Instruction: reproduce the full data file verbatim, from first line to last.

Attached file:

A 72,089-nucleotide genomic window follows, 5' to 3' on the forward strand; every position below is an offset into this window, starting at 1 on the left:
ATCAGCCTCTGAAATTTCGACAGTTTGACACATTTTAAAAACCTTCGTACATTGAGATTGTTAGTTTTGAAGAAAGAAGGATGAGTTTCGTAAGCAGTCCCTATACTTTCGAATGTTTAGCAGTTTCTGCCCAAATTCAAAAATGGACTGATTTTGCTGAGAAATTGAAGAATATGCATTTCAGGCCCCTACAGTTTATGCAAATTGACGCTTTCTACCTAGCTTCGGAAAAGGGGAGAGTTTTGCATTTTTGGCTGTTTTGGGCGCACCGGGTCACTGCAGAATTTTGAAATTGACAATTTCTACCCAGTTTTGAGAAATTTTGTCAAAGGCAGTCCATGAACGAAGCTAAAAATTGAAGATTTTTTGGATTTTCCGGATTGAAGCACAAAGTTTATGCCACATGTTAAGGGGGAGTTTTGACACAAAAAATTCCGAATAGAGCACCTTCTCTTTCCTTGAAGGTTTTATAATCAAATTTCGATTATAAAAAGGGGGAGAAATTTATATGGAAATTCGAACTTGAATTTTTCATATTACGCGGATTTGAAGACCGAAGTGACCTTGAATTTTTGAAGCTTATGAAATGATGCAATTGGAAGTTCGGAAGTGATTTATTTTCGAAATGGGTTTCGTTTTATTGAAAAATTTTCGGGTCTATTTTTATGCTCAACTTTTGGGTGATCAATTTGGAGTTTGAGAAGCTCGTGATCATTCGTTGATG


A 72,089-nucleotide genomic window follows, 5' to 3' on the forward strand; every position below is an offset into this window, starting at 1 on the left:
ATCAGCCTCTGAAATTTCGACAGTTTGACACATTTTAAAAACCTTCGTACATTGAGATTGTTAGTTTTGAAGAAAGAAGGATGAGTTTCGTAAGCAGTCCCTATACTTTCGAATGTTTAGCAGTTTCTGCCCAAATTCAAAAATGGACTGATTTTGCTGAGAAATTGAAGAATATGCATTTCAGGCCCCTACAGTTTATGCAAATTGACGCTTTCTACCTAGCTTCGGAAAAGGGGAGAGTTTTGCATTTTTGGCTGTTTTGGGCGCACCGGGTCACTGCAGAATTTTGAAATTGACAATTTCTACCCAGTTTTGAGAAATTTTGTCAAAGGCAGTCCATGAACGAAGCTAAAAATTGAAGATTTTTTGGATTTTCCGGATTGAAGCACAAAGTTTATGCCACATGTTAAGGGGGAGTTTTGACACAAAAAATTCCGAATAGAGCACCTTCTCTTTCCTTGAAGGTTTTATAATCAAATTTCGATTATAAAAAGGGGGAGAAATTTATATGGAAATTCGAACTTGAATTTTTCATATTACGCGGATTTGAAGACCGAAGTGACCTTGAATTTTTGAAGCTTATGAAATGATGCAATTGGAAGTTCGGAAGTGATTTATTTTCGAAATGGGTTTCGTTTTATTGAAAAATTTTCGGGTCTATTTTTATGCTCAACTTTTGGGTGATCAATTTGGAGTTTGAGAAGCTCGTGATCATTCGTTGATG